Friedmann cites the principle of the separation of powers as his reason for wanting to change the procedure for appointing the heads of the public prosecution. Kremnitzer offers a different explanation: "When you have a prime minister who is under criminal investigation, and at this time someone has the audacity to try and change the procedure for choosing the state prosecutor and the attorney general, every sensible person will say: This is an attempt to affect the substantive appointment procedures of these office-holders for unacceptable and dangerous reasons.
"I see Friedmann's idea, which would oblige the committee to recommend a number of candidates, as a means of enabling the government to choose the least suitable candidate, for irrelevant and foreign reasons.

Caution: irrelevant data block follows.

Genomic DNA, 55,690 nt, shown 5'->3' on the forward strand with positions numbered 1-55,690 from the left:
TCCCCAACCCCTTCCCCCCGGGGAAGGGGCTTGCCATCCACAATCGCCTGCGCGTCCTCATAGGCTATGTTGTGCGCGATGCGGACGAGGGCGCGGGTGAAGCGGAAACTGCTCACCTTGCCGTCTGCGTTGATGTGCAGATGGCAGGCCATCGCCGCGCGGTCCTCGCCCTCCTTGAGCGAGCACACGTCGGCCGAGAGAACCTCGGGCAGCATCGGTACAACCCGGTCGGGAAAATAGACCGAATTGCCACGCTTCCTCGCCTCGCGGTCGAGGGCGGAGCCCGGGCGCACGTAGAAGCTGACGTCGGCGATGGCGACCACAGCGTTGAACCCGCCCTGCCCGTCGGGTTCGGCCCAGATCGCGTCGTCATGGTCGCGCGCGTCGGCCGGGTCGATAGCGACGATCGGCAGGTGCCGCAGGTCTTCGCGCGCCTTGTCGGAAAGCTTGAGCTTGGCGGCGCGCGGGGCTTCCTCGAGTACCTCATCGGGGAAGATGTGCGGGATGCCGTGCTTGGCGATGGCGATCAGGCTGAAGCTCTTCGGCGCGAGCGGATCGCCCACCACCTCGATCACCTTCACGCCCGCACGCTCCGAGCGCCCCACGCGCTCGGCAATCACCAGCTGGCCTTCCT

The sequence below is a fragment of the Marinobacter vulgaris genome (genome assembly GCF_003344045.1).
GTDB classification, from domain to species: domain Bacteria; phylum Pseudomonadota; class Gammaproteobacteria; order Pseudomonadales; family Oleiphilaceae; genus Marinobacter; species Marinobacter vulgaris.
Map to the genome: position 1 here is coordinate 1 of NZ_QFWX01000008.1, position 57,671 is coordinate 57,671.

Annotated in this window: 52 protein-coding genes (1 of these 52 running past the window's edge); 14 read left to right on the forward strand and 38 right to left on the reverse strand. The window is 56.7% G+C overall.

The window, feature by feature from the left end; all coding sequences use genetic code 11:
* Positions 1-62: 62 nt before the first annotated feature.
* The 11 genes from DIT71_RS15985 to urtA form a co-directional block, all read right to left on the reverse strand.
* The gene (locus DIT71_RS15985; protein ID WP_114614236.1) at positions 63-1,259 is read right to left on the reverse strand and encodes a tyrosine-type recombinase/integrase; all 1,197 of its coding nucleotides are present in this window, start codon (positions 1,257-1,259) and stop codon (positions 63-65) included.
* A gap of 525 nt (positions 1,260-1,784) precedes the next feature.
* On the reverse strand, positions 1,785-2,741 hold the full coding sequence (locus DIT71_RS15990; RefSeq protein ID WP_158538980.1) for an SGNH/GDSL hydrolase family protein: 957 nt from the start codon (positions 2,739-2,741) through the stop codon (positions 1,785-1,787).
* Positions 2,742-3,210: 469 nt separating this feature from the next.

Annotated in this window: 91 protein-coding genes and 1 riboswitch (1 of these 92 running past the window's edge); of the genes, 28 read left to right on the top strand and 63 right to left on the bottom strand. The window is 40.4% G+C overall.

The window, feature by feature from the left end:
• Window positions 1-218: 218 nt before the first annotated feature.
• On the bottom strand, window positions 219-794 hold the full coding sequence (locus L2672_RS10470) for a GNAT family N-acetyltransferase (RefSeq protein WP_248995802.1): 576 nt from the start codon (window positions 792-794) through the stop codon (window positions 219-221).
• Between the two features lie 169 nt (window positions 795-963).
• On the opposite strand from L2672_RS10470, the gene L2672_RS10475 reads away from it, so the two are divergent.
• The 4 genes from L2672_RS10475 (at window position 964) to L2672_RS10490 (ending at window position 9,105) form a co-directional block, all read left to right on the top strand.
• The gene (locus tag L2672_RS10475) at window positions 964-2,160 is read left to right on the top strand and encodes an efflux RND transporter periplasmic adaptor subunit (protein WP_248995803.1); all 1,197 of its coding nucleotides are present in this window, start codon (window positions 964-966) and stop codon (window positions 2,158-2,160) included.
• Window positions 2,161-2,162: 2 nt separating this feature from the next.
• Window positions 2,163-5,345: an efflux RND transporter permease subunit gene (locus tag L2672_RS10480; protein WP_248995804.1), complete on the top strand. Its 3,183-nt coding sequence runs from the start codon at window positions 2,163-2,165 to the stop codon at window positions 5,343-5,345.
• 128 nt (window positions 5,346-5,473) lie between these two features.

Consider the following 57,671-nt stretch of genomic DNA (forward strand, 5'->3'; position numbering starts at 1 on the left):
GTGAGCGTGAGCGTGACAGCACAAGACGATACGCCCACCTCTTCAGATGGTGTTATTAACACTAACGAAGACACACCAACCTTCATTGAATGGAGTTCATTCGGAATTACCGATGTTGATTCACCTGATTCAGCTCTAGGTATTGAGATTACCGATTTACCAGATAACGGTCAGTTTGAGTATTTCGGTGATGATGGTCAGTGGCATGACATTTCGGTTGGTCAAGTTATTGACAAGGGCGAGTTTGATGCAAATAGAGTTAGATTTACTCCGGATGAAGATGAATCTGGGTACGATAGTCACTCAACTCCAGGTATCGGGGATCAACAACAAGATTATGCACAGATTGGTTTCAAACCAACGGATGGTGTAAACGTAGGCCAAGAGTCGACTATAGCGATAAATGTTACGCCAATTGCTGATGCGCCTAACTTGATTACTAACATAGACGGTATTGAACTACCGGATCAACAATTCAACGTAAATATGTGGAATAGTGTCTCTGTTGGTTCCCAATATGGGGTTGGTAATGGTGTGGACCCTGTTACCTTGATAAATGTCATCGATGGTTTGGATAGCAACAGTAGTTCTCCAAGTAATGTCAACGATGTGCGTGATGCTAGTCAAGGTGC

"By the way, in my best judgment, Mazuz's appointment out of three candidates that were recommended by the Bach Committee was made based on the evaluation that he would be the most convenient in terms of the Greek island case. Sometimes there are surprises, but in my opinion that is the decisive consideration that led to his appointment. I think Mazuz also had a reputation of being ready to protect the establishment more than the other candidates. So, the more candidates there were, the greater the prospect was that the least suitable person in terms of the public interest would be selected, but rather the one who was most suitable for the narrow personal interests of figures suspected of criminal offenses or of people who are hostile to the rule of law."